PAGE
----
Natural dyeing is old science and has been around for centuries. It is age-old science of deriving and using colours from natural elements like plants, insects, or sometimes even minerals. As easy as it sounds natural dyeing, when compared to chemical dyeing, is a lengthy process and involves various steps that are time consuming and physically strenuous. So why use natural dyes? It’s definitely more economical to use synthetic dyes, but the costs of using synthetic dyes go beyond money. The environmental impacts of using synthetic dyes are a huge price to pay. Because of which we limit our colours to natural sources. Besides a rural dyeing setting, such as ours, is beneficial in a great many ways.
First, the environmental impact:
Let us first start off saying that natural doesn’t always mean safe. So even while working with natural dyes careful precautions need to be taken to ensure least damage. Unlike synthetic dyeing, natural dying takes hours for each piece of fabric.
It is a slow process because natural dyes don’t readily bond with fibres. So the fibres are treated with a substance known as a mordant which binds the dye to the fibre. Now, not all mordants are safe. Some of the mordants, such as Ferrous Chloride, Tin Chloride etc., are harmful to humans as well as the environment as they contain heavy metal elements. We, therefore, limit ourselves to natural mordants such as Alum, Myrobalan, Soy milk to ensure we don’t pollute local water streams and soil.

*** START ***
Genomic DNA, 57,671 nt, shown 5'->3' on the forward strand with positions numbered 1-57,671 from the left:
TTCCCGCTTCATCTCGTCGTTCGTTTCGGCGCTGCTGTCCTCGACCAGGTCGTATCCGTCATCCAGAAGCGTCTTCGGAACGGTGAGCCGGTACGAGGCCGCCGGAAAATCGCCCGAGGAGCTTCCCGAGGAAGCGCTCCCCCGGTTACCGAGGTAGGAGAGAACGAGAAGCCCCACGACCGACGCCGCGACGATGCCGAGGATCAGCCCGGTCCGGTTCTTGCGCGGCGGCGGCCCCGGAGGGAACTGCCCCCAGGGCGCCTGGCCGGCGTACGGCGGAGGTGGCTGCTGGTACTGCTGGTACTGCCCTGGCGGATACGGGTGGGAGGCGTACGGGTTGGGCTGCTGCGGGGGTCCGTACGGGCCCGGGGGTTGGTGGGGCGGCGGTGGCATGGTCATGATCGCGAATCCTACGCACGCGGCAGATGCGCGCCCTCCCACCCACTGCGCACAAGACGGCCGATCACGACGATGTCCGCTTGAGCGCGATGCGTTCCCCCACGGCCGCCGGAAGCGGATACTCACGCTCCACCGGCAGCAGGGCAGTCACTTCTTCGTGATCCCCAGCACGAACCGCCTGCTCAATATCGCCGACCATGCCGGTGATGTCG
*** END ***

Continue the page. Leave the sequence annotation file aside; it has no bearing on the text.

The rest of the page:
Another aspect of natural dyeing is it’s high consumption of water. However, since we use only natural mordants, the water used for dyeing is later used to water our plants in the garden. The dyestuffs(leaves, sticks, pods, flowers etc.), that are used to extract dyes, after multiple extraction cycles, are used to make compost. This compost is used as a natural fertilizer for the plants in an attempt to make natural dyeing a zero-waste process.
Natural dyes are a non-toxic alternative to synthetic dyes which release chemicals that severely affect the quality of water and soil. Various techniques have been suggested for remediation of waste water that is released by synthetic dyeing industries. Some of these are too expensive and hence not viable. Those that are comparatively inexpensive are not very effective. As compared to the natural dyes that are readily available in nature, production and transport of raw materials ofsynthetic dyes have a significantly higher carbon footprint.
Second, the social benefit:
Our natural dyeing unit is set up in Huligi, a village near Hampi, Karantaka. Natural dyeing, being a labour-intensive process, offers rural employment and supports livelihoods of many women artisans in and around the village. We do our very best to source our dyes locally from the nearby gardens and temples. This helps the temples get rid of their waste andallows us an opportunity to give them a meaningful second life.
Third, health benefit:
Many natural dyes have medicinal properties, making them beneficial not only for the environment but also for humans. For example, indigo is believed to have antibacterial, antifungal, and deodorizing properties. Catechu is another dye which yields shades of brown - cinnamon, chocolate and is considered to be medicinal due to presence of Toxifolin, which has antiviral, anti‐inflammatory, antioxidant properties. Sappanwood, also known as East Indian Redwood or Pathimugam, is indigenous to India and used largely in the southern states to purify water and prevent the spread of diseases.
Natural dyes create exceptionally soothing colours. Interestingly, natural dye sources contain more than just one type of dye compound, unlike synthetic dyes which tend to rely on a single type of dye compound, creating a flatter visual effect. The slightly uneven hues that emerge from the fabric make the colours come alive. Also, natural dyes age well as the colours mellow into an eye-pleasing sheen and develop character over time.
'No synthetic dye has the lustre, that under-glow of rich colour, that delicious aromatic smell, that soft light and shadow that gives so much pleasure to the eye. These colours are alive.' Violetta Thurston.